I’d had a cat while I was growing up. ‘Susie’ had been a very friendly tabby and white female who loved being made a fuss of and slept on my bed whenever she could sneak into my bedroom – which was often, since I always left the door open for her. Sadly, old age and failing kidneys had taken her just after I’d gone to uni, and my parents hadn’t taken steps to replace her. Indeed, my father was really a dog person, and from what he’d said over the Christmas period, I gathered that a Labrador puppy could soon be arriving.

Getting a cat of my own hadn’t entered my thinking. I seemed to recall when purchasing the flat, it had been mentioned that pets were allowed; but as far as I was concerned, a cat shouldn’t be kept permanently indoors. And as my flat was on the second floor, letting one go out and in was a virtual impossibility. I did, though, wonder and worry a little about this one, since it seemed to me that it might have been abandoned. So, soft fool that I was, after work the next day, I nipped into the supermarket and bought some cat biscuits and a couple of little feeding bowls, figuring that if I was going to offer it some food, biscuits would fare better than canned food; and if I was offering it biscuits, then I should also provide some water. Of course, it was always possible that I might never see it again!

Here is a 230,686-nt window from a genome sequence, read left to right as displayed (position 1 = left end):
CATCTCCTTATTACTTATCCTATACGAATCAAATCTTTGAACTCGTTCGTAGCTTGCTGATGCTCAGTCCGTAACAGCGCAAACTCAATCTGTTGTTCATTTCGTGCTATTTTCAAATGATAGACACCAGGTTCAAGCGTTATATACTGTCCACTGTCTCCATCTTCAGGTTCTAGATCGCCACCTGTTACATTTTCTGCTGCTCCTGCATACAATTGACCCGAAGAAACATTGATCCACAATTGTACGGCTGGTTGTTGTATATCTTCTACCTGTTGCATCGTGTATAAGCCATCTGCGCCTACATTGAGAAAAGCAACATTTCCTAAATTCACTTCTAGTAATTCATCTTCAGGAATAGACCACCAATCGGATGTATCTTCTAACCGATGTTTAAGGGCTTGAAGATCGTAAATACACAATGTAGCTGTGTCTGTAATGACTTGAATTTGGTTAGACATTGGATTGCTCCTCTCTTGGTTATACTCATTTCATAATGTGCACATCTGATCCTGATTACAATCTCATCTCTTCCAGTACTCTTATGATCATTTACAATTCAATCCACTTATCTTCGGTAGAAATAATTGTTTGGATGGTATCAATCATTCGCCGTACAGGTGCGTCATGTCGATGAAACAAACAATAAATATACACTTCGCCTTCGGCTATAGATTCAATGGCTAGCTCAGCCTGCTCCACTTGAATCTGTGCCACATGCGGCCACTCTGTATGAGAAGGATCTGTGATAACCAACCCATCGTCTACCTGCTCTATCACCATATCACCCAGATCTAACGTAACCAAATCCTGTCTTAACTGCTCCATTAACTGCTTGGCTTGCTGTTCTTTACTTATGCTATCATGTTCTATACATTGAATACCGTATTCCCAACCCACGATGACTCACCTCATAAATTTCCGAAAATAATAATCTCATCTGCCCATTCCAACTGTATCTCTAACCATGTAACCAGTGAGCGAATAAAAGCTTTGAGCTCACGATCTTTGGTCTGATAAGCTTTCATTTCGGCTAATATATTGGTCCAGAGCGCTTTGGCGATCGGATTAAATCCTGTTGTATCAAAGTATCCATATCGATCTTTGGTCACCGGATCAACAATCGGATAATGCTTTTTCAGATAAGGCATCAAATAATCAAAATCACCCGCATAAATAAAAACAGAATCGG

But that night, although it wasn’t one that I would normally have gone to the Club, I found myself driving there after eating my evening meal. I parked in the same spot as I had the previous day and just sat in my car and waited. It seemed a long wait, but the radio helped pass the time, and eventually I spotted the cat. Once again, it was heading toward the portakabin, so I waited until I couldn’t see it, and then got out of the car armed with the bowls, biscuits and a bottle of water. I walked over to the portakabin and knelt down. I could see where the cat had got underneath, but of it, there was no sign. If I’d had any sense, I would have brought a torch, but that would have to be for another day. As it was, I set down the bowls just under the front edge of the cabin, filled one with biscuits and the other with water, and then returned to my car. I sat there for about fifteen minutes but didn’t see any sign of the cat so returned home.